Links that do the job

Links are the spidery foundation of the web, but some don't do their jobs. They blend into the page, almost hidden. Their labels are vague. They entice you into a click and, suddenly, you're downloading a 50-page PDF. 

For those who already have difficulty accessing websites, such links are more than annoying. They pose a real barrier. Fortunately, it's fairly easy to turn difficult links into accessible ones.  Here's how to make your links work for everyone.

Don't put "link" in a link

Don't: Link to Iowa State homepage
Do: Iowa State homepage

Screen readers, used by people who are blind and those with low vision, always announce links before reading them. In the first example above, a screen reader would say, "Link, link to Iowa State homepage." In the second, the reader would say, "Link, Iowa State homepage." "Link, link" quickly becomes tiresome, particularly, if there are dozens of links on a page.

Links must make sense out of context

Don't: For the list of ISU majors, click here
Do: List of ISU majors
Don't: Iowa State students choose from 100 majors
Do: Students choose from 100 Iowa State majors

Read in context, the "don't" examples seem to work. However, many screen reader users save time by skipping most of the text on a site and skimming from link to link. In a long list of links, "click here" doesn't mean a thing and "majors" is a bit obscure. "List of ISU majors" or "100 Iowa State majors" is more straightforward.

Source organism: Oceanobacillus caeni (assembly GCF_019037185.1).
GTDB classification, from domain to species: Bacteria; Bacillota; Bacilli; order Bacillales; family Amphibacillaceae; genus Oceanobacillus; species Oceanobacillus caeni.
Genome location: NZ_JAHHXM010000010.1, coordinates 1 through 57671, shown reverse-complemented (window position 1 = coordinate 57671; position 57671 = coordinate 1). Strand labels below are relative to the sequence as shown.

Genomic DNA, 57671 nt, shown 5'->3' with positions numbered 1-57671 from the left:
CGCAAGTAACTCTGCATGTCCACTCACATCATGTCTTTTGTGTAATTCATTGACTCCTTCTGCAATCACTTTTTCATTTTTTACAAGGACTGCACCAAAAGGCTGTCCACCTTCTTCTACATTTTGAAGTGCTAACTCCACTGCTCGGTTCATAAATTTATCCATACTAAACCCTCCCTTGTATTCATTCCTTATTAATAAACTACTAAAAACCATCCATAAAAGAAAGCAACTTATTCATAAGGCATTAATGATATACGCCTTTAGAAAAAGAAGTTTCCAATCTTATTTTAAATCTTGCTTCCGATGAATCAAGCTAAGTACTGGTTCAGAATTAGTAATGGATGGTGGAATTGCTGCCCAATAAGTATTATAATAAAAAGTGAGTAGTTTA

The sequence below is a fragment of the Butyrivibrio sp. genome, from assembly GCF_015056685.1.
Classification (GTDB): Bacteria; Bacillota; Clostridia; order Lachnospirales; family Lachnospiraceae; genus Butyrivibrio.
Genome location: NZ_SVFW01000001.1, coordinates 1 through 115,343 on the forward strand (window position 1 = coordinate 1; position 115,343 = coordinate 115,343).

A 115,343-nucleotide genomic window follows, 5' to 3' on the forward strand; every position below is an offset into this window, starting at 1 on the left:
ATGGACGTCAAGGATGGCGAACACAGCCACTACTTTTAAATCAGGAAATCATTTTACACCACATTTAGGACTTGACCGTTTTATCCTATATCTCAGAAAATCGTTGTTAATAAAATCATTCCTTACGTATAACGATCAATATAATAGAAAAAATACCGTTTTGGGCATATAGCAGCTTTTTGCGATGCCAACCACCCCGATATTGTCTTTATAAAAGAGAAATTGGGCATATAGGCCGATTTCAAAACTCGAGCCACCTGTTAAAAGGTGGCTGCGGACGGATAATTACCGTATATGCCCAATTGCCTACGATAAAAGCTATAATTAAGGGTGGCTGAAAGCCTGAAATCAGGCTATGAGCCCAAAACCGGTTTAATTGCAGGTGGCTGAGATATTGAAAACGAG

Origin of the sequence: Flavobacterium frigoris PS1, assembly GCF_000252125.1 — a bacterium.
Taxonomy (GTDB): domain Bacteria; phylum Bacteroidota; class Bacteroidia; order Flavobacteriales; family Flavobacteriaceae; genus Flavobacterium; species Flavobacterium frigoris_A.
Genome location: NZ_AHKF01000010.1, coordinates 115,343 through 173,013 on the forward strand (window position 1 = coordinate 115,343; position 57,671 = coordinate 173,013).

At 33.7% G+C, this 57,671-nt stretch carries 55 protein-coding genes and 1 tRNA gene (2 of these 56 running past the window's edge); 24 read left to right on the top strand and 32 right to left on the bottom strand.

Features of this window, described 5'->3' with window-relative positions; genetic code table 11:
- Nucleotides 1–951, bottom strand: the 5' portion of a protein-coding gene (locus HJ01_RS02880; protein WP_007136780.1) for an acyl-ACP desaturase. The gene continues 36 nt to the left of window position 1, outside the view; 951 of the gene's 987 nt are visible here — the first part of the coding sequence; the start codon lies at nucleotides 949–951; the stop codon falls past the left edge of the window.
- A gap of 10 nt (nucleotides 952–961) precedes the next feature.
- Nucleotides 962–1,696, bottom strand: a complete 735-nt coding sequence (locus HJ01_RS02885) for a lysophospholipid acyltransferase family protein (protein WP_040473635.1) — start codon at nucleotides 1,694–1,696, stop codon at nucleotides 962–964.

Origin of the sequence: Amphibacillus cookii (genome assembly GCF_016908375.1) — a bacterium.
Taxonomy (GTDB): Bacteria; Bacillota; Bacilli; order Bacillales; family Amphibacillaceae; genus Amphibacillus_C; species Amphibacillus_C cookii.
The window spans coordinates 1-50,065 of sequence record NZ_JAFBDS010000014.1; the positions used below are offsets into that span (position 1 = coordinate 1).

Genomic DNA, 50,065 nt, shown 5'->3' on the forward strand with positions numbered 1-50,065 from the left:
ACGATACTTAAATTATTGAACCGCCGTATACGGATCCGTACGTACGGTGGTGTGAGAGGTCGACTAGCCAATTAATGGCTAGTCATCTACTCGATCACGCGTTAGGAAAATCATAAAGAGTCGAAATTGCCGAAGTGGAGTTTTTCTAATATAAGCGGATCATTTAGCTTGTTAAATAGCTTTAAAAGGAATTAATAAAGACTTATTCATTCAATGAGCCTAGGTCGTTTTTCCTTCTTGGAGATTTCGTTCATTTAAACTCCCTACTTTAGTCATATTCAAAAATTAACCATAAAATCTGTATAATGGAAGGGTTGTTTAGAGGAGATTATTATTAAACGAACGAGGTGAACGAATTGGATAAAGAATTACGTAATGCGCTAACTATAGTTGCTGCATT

If a link is going to download something or open a new window, say so

Don't: ISU Strategic Plan FY 2017-2022 (PDF)
Do: ISU Strategic Plan FY 2017-2022 (PDF, 18KB)
Don't: ISU Office of Admissions
Do: ISU Office of Admissions (opens in new window/tab)

Clicking into a download (for example, a PDF, Word doc, Excel file or PowerPoint) when you're expecting to see a website is annoying. For screen reader users, it's also disorienting. They may find themselves on a new page with no way to get back. It's also polite to include the size of the download within the link.

If a link takes users to a downloaded file or opens in a new window (or tab), include this information within the link title. If it's outside the link title, those using screen readers may never see it.

Avoid using the URL as the link title

Do: ISU Business Incubators, Offices and Laboratories

In the first example, a screen reader is going to painstakingly read every letter and dot in the URL. Unless there's good reason to use the URL as the link title, use something that's a little easier on the eyes and ears.

Ensure that links can be easily seen

Don't: Facts about Iowa State
Do: Facts about Iowa State

The gold standard is to underline links whenever possible. Colored text also signifies a link, but color alone won't necessarily pass the accessibility test. The link must stand out in some other way. If it's not underlined, for example, it should be boldfaced, italicized or be sufficiently different in lightness or hue from normal text. Specifically, the colored link should have a contrast ratio of at least 4.5:1 on normal text (generally about 14 point) when compared to non-link text. Of course, there needs be be enough contrast with the background as well for easy viewing.  Don't trust your own eyes on these specs. Run the colors through one of the many online color contrast checkers, such as  WebAim Color Contrast Checker and Luminosity Colour Contrast Ratio Analyser.

Accessibility assist

Got questions? Contact web accessibility coordinator Zayira Jordan,, 294-0982.

Ensure that links can be accessed via the keyboard

If links only can be accessed by a mouse or trackpad, they are inaccessible. You should be able to click the keyboard tab to move through your website links. If that doesn't work, contact your web developer for a fix.

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